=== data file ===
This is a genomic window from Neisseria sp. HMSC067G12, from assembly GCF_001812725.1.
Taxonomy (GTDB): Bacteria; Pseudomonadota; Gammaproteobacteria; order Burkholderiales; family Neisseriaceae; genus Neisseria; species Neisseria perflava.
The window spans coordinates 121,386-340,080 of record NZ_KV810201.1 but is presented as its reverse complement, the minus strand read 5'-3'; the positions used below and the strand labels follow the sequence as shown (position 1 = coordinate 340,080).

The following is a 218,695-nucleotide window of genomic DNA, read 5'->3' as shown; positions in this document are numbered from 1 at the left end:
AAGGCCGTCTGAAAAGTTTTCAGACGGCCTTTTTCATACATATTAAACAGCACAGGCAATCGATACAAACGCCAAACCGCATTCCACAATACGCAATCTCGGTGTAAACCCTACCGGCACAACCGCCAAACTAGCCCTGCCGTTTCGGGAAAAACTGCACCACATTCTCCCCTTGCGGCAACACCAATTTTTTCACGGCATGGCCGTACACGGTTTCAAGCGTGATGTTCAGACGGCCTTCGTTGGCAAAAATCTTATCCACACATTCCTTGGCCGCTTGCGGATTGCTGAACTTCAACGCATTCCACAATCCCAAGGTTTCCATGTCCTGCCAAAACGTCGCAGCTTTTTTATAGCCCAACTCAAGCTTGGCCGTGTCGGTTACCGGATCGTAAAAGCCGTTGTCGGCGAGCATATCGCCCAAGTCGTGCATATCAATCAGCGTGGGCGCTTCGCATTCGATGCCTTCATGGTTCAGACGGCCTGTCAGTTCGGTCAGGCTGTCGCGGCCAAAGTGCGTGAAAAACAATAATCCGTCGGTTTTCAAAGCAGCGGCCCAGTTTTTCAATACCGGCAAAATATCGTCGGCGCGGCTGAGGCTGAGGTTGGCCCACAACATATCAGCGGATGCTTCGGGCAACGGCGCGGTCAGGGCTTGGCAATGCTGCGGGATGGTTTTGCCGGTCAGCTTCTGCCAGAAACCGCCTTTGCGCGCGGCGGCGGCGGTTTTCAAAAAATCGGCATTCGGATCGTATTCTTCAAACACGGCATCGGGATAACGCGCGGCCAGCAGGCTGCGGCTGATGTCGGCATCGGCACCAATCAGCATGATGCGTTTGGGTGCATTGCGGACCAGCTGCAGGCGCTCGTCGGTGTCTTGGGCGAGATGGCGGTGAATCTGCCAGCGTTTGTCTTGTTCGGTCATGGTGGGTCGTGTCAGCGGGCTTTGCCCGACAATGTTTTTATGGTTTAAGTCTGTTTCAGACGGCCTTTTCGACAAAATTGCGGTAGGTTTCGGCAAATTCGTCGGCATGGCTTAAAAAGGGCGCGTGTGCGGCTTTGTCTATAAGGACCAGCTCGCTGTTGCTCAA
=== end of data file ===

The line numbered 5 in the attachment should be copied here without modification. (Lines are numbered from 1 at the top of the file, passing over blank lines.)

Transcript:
AAGGCCGTCTGAAAAGTTTTCAGACGGCCTTTTTCATACATATTAAACAGCACAGGCAATCGATACAAACGCCAAACCGCATTCCACAATACGCAATCTCGGTGTAAACCCTACCGGCACAACCGCCAAACTAGCCCTGCCGTTTCGGGAAAAACTGCACCACATTCTCCCCTTGCGGCAACACCAATTTTTTCACGGCATGGCCGTACACGGTTTCAAGCGTGATGTTCAGACGGCCTTCGTTGGCAAAAATCTTATCCACACATTCCTTGGCCGCTTGCGGATTGCTGAACTTCAACGCATTCCACAATCCCAAGGTTTCCATGTCCTGCCAAAACGTCGCAGCTTTTTTATAGCCCAACTCAAGCTTGGCCGTGTCGGTTACCGGATCGTAAAAGCCGTTGTCGGCGAGCATATCGCCCAAGTCGTGCATATCAATCAGCGTGGGCGCTTCGCATTCGATGCCTTCATGGTTCAGACGGCCTGTCAGTTCGGTCAGGCTGTCGCGGCCAAAGTGCGTGAAAAACAATAATCCGTCGGTTTTCAAAGCAGCGGCCCAGTTTTTCAATACCGGCAAAATATCGTCGGCGCGGCTGAGGCTGAGGTTGGCCCACAACATATCAGCGGATGCTTCGGGCAACGGCGCGGTCAGGGCTTGGCAATGCTGCGGGATGGTTTTGCCGGTCAGCTTCTGCCAGAAACCGCCTTTGCGCGCGGCGGCGGCGGTTTTCAAAAAATCGGCATTCGGATCGTATTCTTCAAACACGGCATCGGGATAACGCGCGGCCAGCAGGCTGCGGCTGATGTCGGCATCGGCACCAATCAGCATGATGCGTTTGGGTGCATTGCGGACCAGCTGCAGGCGCTCGTCGGTGTCTTGGGCGAGATGGCGGTGAATCTGCCAGCGTTTGTCTTGTTCGGTCATGGTGGGTCGTGTCAGCGGGCTTTGCCCGACAATGTTTTTATGGTTTAAGTCTGTTTCAGACGGCCTTTTCGACAAAATTGCGGTAGGTTTCGGCAAATTCGTCGGCATGGCTTAAAAAGGGCGCGTGTGCGGCTTTGTCTATAAGGACCAGCTCGCTGTTGCTCAA